- Public utility stocks are highly available and relatively low risk.
- Financial enterprises have produced results comparable to those of common stocks.
- Railroad stocks differ from regular public utility stocks, as these have largely fluctuated in the past.

When assessing stocks, it’s important to consider the following criteria:

  • Adequate size of enterprise: Exclude small companies with a huge potential for experiencing unpleasant circumstances, as they are too risky for defensive investors.
  • Strong financial condition: The current assets of industrial companies should be at least twice their current liabilities, and their long-term debt should not surpass their current net assets.
  • Earnings stability: Companies must have at least some earnings for the common stock for the past ten years.
  • Dividend record: There should be uninterrupted dividend payments for at least the previous 20 years.
  • Earnings growth: There should be a minimum increase of at least one-third in per-share earnings over the last ten years, calculated using three-year averages for the beginning and end tails.
  • Fair price/earnings ratio: The current price should not be more than 15 times the three-year average earnings.
  • Fair ratio of price to assets: The current price should not be more than 1.5 times the book value last reported. A good rule of thumb is to ensure that the product of the multiplier, when multiplied by the price-to-book value ratio, should not exceed 22.5.

By following these criteria, we are avoiding issues that we don’t want in common stocks. These include companies that are too small, have weak financial conditions, don’t have a long history of uninterrupted dividends, and those with a financial shortfall in their ten-year record.

Actions to take

Selecting Stocks as an Enterprising Investor

“Obviously, the professional techniques we have followed are not suitable for the defensive investor, who by definition is an amateur. As for the aggressive investor, perhaps only a small minority of them would have the type of temperament needed to limit themselves so severely to only a relatively small part of the world of securities.”

The enterprising investor will consider stocks that could be more profitable than the index average. However, this is extremely difficult to do so successfully.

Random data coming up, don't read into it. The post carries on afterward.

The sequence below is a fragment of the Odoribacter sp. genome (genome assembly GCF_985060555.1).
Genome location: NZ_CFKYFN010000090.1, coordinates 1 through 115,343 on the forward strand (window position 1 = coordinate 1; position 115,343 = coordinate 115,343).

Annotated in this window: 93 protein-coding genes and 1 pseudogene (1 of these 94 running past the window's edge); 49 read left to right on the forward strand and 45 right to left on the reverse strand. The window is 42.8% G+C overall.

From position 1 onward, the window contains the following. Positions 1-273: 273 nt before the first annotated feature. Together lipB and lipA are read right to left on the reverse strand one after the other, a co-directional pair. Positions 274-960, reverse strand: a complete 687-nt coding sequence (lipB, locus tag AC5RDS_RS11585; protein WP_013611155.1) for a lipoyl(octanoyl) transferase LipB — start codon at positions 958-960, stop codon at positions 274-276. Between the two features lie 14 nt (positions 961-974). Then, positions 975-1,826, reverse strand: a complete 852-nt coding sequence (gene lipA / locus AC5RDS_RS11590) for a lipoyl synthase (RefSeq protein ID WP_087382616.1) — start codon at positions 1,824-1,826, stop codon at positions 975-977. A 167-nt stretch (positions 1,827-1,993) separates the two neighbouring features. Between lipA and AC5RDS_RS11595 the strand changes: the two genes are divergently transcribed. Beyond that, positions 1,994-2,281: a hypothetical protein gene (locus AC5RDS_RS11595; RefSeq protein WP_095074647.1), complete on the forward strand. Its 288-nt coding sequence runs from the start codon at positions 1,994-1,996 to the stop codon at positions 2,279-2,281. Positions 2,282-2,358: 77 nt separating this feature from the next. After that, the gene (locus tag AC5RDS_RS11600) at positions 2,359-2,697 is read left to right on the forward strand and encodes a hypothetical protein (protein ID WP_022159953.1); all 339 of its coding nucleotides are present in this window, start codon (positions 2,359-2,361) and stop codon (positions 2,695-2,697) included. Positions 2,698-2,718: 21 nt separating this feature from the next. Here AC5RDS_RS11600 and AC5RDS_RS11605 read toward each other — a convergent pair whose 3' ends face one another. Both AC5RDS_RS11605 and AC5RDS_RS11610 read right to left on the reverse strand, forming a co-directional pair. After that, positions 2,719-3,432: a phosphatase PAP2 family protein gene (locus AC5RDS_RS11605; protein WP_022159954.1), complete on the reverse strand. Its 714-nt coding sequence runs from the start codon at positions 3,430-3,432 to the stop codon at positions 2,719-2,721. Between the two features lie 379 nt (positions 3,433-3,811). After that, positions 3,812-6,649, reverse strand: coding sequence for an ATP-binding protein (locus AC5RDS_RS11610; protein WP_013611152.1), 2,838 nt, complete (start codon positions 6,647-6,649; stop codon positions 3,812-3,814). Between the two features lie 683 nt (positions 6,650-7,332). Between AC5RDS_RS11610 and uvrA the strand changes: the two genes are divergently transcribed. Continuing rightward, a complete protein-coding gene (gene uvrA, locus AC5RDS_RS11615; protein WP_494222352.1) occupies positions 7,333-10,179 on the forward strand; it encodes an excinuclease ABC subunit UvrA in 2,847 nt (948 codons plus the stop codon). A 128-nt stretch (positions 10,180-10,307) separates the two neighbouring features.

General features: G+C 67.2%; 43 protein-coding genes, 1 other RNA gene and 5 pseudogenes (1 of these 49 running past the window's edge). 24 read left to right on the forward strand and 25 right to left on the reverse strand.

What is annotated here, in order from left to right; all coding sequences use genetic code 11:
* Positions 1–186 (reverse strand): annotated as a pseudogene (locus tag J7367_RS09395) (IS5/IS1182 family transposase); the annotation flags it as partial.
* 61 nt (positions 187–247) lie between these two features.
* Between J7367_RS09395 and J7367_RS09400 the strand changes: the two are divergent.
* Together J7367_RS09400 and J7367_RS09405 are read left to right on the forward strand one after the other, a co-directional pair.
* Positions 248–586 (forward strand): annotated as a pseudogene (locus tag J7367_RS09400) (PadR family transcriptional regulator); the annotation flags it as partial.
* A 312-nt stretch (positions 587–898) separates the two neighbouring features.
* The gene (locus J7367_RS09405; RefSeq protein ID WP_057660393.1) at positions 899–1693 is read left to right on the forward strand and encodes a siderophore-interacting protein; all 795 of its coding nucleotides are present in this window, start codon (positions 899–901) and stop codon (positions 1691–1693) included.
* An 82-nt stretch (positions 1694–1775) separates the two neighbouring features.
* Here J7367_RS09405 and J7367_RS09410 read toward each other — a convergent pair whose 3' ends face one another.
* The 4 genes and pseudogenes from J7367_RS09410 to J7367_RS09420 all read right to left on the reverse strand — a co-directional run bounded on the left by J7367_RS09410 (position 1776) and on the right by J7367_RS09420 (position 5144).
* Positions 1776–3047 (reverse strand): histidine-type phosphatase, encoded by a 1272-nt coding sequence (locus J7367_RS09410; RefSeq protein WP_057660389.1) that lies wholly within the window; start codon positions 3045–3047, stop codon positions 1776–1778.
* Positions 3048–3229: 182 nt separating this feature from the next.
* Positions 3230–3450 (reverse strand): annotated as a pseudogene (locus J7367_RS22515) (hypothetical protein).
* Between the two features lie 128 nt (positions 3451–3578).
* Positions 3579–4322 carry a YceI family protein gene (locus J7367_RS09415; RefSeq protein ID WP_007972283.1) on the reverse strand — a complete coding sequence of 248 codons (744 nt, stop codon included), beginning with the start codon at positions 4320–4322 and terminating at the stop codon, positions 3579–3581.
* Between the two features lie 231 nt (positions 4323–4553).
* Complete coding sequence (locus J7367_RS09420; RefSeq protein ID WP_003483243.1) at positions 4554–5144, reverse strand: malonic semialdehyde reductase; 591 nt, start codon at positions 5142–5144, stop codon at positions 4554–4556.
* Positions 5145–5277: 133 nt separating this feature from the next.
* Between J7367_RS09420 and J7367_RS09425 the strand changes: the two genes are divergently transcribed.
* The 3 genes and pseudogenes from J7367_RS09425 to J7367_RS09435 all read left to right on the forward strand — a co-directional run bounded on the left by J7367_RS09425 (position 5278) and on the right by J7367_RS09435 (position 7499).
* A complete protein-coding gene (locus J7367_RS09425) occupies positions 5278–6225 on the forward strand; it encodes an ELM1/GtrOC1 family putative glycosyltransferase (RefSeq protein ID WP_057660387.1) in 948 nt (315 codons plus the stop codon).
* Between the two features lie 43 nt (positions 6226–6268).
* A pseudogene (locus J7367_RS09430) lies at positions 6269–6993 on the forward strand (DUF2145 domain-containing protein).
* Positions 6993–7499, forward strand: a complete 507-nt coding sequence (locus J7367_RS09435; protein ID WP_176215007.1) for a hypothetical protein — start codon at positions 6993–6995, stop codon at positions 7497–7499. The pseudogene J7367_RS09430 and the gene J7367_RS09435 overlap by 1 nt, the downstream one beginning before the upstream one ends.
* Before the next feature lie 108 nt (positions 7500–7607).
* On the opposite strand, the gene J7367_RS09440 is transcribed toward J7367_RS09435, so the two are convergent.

As a result, extremely few companies have been able to show a high rate of uninterrupted growth for long periods of time. The good news is that we can identify some trend opportunities that are more profitable than average using the Graham-Newman methods:
- Arbitrages - buying security and selling another one into which it was to be exchanged under a plan of a merger or some other reorganization.
- Liquidations - purchase of shares that were to receive one or more cash payments in liquidation of the company’s assets.
- Related hedges - the purchase of convertible bonds or convertible preferred shares and the simultaneous sale of the common stock into which they were exchangeable.
- Net-Current Asset Issues - acquire as many issues as possible at a cost for each of less than their book value in terms of net-current assets alone.

When evaluating stocks, keep your risk tolerance and goals in mind. Remember not to pay too high for a stock merely because you are enthusiastic about an industry or speculation.

Actions to take

Convertible Issues and Warrants

Convertible issues are bonds issued by companies that can be converted to company stocks. They are typically favorable in a downturn market but not in an upturn market. Here, the risk of losing the principal is lowered.

As convertible issues become more dominant, stock-option warrants also become more prevalent. Simply defined, a stock warrant represents the right to purchase a company's stock at a specific price and date.

Actions to take

Margin of Safety

“Confronted with a like challenge to distill the secret of sound investment into three words, we venture the motto, MARGIN OF SAFETY.”

The past performance will determine the margin of safety that can be expected for the future. The margin of safety is the inverse of risk. Each investment will have a certain amount of risk attached to it. The lower the risk, the higher the margin of safety is.

Individual securities may fail, so investing in different issues, known as “diversification,” is crucial.

Actions to take